DO book in advance during peak season. In December, January and February, most rental vans are booked out.
DON’T drive at night. Kangaroos get active from dusk onwards, and have very little road sense. You really don’t want to hit one.
DO book longer trips. The longer you book the van for, the cheaper the per-day price will be. Some companies impose two-week minimums.
DON’T forget to check what’s covered, including things like whether it has cooking facilities and internal showers. You should also check things such as kitchen equipment (usually included) and bedding (usually not, for hygiene reasons).
The high road
This alone would be worth doing the drive, but perhaps the biggest surprise of the whole road trip is that this great moment isn’t followed by intense boredom.
It’s not long after Baird Bay that the phone signal dies and the wheatbelt turns to unremitting scrub, where small hardy bushes are the only things that can survive in the parched landscape. The Eyre Highway ploughs through it, interspersed largely by roadhouses. These roadhouses – fuelling stops and beds for the night – all have their own story to them, and these are collated together as part of the world’s longest golf course.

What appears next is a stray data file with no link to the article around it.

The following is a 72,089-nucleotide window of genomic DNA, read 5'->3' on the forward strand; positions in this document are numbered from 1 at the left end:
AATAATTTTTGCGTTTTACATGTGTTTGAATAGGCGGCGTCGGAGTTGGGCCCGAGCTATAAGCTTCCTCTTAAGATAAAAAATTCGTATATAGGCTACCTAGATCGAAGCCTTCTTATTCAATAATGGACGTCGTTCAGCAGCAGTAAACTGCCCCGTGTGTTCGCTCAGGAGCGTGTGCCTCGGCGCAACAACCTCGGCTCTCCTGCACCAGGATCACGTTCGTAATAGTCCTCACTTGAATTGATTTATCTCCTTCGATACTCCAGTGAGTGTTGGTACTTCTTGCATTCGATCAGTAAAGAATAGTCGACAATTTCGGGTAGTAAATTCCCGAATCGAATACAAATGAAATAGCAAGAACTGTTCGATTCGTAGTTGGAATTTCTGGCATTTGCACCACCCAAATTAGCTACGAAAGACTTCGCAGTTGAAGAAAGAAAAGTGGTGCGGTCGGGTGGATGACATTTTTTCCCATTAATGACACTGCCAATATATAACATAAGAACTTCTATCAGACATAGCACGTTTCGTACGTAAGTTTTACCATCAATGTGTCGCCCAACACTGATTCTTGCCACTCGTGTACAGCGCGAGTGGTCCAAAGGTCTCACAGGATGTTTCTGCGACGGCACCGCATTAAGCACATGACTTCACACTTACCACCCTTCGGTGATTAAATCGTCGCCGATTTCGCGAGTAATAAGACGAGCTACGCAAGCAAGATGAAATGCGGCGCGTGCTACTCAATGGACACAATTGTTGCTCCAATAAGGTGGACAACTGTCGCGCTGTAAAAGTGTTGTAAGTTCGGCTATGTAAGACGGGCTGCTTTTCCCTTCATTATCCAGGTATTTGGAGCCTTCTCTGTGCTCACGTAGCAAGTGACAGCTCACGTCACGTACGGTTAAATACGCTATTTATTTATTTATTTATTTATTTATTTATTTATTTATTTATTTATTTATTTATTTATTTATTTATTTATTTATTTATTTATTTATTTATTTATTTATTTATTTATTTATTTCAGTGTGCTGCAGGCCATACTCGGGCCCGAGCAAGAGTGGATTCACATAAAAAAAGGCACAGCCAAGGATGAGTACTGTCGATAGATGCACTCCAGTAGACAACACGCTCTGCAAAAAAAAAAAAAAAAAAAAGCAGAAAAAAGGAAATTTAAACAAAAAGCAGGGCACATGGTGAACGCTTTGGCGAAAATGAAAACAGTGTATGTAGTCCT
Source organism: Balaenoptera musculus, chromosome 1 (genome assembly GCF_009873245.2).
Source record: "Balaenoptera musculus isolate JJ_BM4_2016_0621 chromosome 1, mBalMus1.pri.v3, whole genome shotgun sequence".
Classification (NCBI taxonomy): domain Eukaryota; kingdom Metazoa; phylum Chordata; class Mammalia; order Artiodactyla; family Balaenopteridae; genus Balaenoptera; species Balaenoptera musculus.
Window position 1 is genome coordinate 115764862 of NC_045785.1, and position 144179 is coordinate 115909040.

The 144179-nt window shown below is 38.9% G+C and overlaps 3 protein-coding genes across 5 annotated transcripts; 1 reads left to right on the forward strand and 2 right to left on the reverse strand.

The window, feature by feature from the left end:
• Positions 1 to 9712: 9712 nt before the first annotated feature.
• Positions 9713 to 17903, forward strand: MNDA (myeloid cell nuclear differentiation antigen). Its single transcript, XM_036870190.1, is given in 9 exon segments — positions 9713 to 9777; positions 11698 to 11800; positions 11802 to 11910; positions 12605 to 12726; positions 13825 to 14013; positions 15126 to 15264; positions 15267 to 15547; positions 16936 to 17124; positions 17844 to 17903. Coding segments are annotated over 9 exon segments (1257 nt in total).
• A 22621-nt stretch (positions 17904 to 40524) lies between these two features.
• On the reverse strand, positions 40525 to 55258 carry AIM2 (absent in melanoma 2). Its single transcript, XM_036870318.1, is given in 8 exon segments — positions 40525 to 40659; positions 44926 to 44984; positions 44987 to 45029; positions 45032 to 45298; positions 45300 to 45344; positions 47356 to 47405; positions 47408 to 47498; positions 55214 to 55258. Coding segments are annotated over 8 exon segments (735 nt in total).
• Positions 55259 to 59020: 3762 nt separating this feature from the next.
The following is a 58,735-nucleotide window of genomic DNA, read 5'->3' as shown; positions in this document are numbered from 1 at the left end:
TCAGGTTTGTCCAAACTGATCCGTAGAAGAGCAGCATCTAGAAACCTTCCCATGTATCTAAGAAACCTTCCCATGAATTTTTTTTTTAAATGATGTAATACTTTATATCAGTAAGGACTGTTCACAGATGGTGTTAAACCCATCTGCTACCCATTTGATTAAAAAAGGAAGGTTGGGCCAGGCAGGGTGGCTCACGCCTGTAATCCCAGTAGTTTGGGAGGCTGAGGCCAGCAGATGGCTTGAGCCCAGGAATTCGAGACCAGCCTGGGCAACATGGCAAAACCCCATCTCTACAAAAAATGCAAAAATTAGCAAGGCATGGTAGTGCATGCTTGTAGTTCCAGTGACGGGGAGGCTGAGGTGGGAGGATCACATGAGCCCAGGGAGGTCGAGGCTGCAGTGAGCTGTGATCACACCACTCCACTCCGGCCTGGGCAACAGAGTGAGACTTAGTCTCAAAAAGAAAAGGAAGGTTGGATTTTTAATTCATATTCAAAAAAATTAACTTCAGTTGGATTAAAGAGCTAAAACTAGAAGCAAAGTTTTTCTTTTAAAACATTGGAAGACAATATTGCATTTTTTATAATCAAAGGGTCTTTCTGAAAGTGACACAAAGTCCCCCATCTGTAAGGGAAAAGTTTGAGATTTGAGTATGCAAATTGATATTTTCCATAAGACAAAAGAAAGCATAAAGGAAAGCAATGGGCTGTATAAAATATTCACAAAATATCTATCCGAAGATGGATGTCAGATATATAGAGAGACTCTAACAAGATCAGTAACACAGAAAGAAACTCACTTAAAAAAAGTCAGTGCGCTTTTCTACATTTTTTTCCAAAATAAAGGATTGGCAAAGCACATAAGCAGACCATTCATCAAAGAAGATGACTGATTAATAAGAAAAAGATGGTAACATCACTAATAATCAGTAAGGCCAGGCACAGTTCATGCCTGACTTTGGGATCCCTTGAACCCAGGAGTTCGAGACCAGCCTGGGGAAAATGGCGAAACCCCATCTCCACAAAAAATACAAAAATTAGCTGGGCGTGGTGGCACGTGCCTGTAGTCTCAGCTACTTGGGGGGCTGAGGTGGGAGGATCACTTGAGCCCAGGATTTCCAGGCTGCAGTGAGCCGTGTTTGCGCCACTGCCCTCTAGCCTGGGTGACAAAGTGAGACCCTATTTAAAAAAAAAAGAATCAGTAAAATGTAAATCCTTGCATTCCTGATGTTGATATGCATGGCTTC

The Nullarbor Links is an ingenious project, spreading 18 holes across 850 miles between Ceduna and Kalgoorlie. The fairways may not be the most lush you’ll ever see, but the history of how each hole came into being, told on signposts at each tee, are fascinating insights into outback life. They’ll have you saluting petrol tanker drivers who’ve ploughed the Nullarbor for decades or telling the tale of a German settler who abandoned a whaling ship then set up a farm in the middle of nowhere.
Top stops en route
• Clare Valley: Among several excellent wineries, Mr Mick Cellar Door and Kitchen offers tastings and tapas-style dining.
• Baird Bay: Swimming with sea lions is run by Baird Bay Eco Adventures and costs £97 for adults and £48 for children 15 and under.
• Kalgoorlie: Kalgoorlie Tours runs trips into the Big Pit, one of the biggest gold mines on earth. From £27 for 90 minutes.
• Mundaring Weir: In the Perth Hills, this pretty spot is where the freshwater pipeline stretching nearly 375 miles to Kalgoorlie starts. The old pumping station displays tell the incredible story of construction.
Icons of industry